Bhabha hospital in Kurla faced a crisis when the contractor, responsible for supplying two doctors in three shifts every day to their 10-bed ICU unit, halted operations about 15 days before the contract’s scheduled end date on October 14. The hospital had to request Sion hospital to send them a few PG doctors to run the facility. The civic health department is now in the process of blacklisting Malika Properties Pvt Ltd. The incident came to light after a few patients approached RTI activist Anil Galgali to intervene in the matter. “They were sending patients to other BMC hospitals, but that is not a permanent solution,” he said.
Once the contract with Malika Properties Pvt Ltd ends officially, a fresh tender will be floated, and only then will the hospital release the Sion doctors they borrowed. A BMC official stated that this was the second time they have worked with Malika Properties Pvt Limited, and such a problem had not occurred in the past. The official added, “Two more doctors from peripheral hospitals will be joining us. We typically do not admit very serious patients here, so our services were not significantly impacted. The severe cases are transferred to Seven Hills Hospital on a routine basis.”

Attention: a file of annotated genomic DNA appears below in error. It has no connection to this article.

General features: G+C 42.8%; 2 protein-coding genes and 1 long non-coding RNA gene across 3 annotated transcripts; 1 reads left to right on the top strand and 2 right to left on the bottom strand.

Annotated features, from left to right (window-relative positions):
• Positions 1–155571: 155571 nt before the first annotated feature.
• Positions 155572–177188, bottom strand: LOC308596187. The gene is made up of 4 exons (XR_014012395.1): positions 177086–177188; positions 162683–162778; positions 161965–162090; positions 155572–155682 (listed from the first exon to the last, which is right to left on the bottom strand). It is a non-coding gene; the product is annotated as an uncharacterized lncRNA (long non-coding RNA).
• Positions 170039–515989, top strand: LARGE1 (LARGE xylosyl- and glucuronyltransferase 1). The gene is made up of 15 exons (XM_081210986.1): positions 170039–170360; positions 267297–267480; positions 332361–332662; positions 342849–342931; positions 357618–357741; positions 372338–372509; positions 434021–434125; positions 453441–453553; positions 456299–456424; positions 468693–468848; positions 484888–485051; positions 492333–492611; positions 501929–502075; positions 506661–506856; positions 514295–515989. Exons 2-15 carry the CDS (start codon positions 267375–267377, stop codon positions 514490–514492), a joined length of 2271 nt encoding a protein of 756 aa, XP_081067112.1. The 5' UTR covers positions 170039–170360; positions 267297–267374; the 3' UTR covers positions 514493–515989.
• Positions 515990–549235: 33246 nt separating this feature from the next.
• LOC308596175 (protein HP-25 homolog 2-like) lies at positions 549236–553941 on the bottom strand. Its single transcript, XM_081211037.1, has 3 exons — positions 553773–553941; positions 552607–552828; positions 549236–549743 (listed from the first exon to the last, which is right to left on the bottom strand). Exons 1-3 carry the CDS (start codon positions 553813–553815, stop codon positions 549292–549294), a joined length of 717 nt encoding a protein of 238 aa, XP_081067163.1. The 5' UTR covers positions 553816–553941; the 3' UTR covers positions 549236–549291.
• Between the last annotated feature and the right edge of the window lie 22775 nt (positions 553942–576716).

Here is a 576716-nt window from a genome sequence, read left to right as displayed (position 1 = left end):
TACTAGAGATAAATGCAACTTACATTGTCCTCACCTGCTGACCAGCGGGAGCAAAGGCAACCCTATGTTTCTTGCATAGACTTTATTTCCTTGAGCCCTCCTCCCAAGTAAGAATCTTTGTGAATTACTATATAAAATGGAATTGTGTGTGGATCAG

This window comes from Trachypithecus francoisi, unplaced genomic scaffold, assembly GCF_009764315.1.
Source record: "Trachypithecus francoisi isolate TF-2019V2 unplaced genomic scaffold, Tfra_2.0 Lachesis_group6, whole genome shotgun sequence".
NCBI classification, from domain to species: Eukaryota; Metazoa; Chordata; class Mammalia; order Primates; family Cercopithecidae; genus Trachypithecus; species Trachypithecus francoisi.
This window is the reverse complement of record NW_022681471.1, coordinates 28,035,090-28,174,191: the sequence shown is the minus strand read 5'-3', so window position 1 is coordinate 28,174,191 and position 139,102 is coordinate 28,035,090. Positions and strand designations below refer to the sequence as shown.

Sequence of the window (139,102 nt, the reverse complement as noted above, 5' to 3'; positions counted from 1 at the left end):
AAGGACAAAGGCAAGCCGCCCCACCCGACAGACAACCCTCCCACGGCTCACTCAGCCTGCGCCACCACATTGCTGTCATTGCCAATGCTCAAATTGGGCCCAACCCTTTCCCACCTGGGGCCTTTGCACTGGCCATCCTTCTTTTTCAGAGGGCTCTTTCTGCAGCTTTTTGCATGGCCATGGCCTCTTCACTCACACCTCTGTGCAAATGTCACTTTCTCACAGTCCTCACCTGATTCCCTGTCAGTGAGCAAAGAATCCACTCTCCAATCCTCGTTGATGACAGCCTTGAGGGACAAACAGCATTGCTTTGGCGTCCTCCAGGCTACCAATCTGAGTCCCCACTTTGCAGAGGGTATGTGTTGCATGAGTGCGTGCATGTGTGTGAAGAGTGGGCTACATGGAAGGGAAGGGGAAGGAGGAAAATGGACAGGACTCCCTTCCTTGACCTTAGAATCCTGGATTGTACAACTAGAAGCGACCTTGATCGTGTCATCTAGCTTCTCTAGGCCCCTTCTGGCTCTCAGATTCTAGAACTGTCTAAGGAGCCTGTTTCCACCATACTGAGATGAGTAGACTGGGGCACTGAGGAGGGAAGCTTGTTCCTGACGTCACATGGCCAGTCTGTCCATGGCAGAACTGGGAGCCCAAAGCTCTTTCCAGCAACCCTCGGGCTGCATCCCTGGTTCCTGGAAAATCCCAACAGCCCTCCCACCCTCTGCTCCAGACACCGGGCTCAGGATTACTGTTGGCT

This is not the first time a BMC hospital has faced issues with doctors who are hired on a contractual basis in ICU units. BMC runs 16 peripheral hospitals in the city, hiring contractors to run various services such as ICU, according to its needs. In June, it came to light that Jeevan Jyoti Trust had supplied unqualified contractual doctors at BMC’s MT Agarwal Hospital in Mulund (West). The civic body is running ICUs on a contractual basis at 5 peripheral hospitals.
“The problem is not as much with contractual staff as it is with the lack of enforcement of stringent regulations and rules on the part of the BMC,” said Milind Mhaske, founder of the non-profit Praja Foundation that works on civic issues. Additional Commissioner (Health) Sudhakar Shinde remained unavailable for comment.
Day the contract ends